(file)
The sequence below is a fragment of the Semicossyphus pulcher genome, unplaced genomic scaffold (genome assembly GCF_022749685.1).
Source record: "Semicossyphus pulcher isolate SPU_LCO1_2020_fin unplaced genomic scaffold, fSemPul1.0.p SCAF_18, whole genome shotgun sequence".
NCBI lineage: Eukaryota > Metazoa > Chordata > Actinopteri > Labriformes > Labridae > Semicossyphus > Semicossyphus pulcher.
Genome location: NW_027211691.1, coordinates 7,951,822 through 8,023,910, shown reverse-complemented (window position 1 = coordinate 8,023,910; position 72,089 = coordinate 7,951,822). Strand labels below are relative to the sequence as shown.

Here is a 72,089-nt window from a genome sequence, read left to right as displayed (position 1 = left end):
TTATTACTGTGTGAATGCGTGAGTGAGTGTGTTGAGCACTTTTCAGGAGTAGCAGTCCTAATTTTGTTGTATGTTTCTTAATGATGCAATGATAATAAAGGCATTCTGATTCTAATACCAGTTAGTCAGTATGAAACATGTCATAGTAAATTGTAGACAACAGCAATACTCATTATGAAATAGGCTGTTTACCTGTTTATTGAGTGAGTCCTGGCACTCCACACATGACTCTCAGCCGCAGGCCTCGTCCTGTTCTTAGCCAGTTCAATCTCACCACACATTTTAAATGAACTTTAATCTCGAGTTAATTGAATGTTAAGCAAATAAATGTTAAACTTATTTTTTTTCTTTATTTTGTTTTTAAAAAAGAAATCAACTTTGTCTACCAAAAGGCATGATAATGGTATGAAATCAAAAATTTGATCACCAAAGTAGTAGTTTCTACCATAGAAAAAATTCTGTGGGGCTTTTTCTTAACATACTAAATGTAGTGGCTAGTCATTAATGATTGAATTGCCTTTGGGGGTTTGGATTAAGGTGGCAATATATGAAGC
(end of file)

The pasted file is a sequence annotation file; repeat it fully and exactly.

The sequence below is a fragment of the Semicossyphus pulcher genome, unplaced genomic scaffold (genome assembly GCF_022749685.1).
Source record: "Semicossyphus pulcher isolate SPU_LCO1_2020_fin unplaced genomic scaffold, fSemPul1.0.p SCAF_18, whole genome shotgun sequence".
NCBI lineage: Eukaryota > Metazoa > Chordata > Actinopteri > Labriformes > Labridae > Semicossyphus > Semicossyphus pulcher.
Genome location: NW_027211691.1, coordinates 7,951,822 through 8,023,910, shown reverse-complemented (window position 1 = coordinate 8,023,910; position 72,089 = coordinate 7,951,822). Strand labels below are relative to the sequence as shown.

Here is a 72,089-nt window from a genome sequence, read left to right as displayed (position 1 = left end):
TTATTACTGTGTGAATGCGTGAGTGAGTGTGTTGAGCACTTTTCAGGAGTAGCAGTCCTAATTTTGTTGTATGTTTCTTAATGATGCAATGATAATAAAGGCATTCTGATTCTAATACCAGTTAGTCAGTATGAAACATGTCATAGTAAATTGTAGACAACAGCAATACTCATTATGAAATAGGCTGTTTACCTGTTTATTGAGTGAGTCCTGGCACTCCACACATGACTCTCAGCCGCAGGCCTCGTCCTGTTCTTAGCCAGTTCAATCTCACCACACATTTTAAATGAACTTTAATCTCGAGTTAATTGAATGTTAAGCAAATAAATGTTAAACTTATTTTTTTTCTTTATTTTGTTTTTAAAAAAGAAATCAACTTTGTCTACCAAAAGGCATGATAATGGTATGAAATCAAAAATTTGATCACCAAAGTAGTAGTTTCTACCATAGAAAAAATTCTGTGGGGCTTTTTCTTAACATACTAAATGTAGTGGCTAGTCATTAATGATTGAATTGCCTTTGGGGGTTTGGATTAAGGTGGCAATATATGAAGC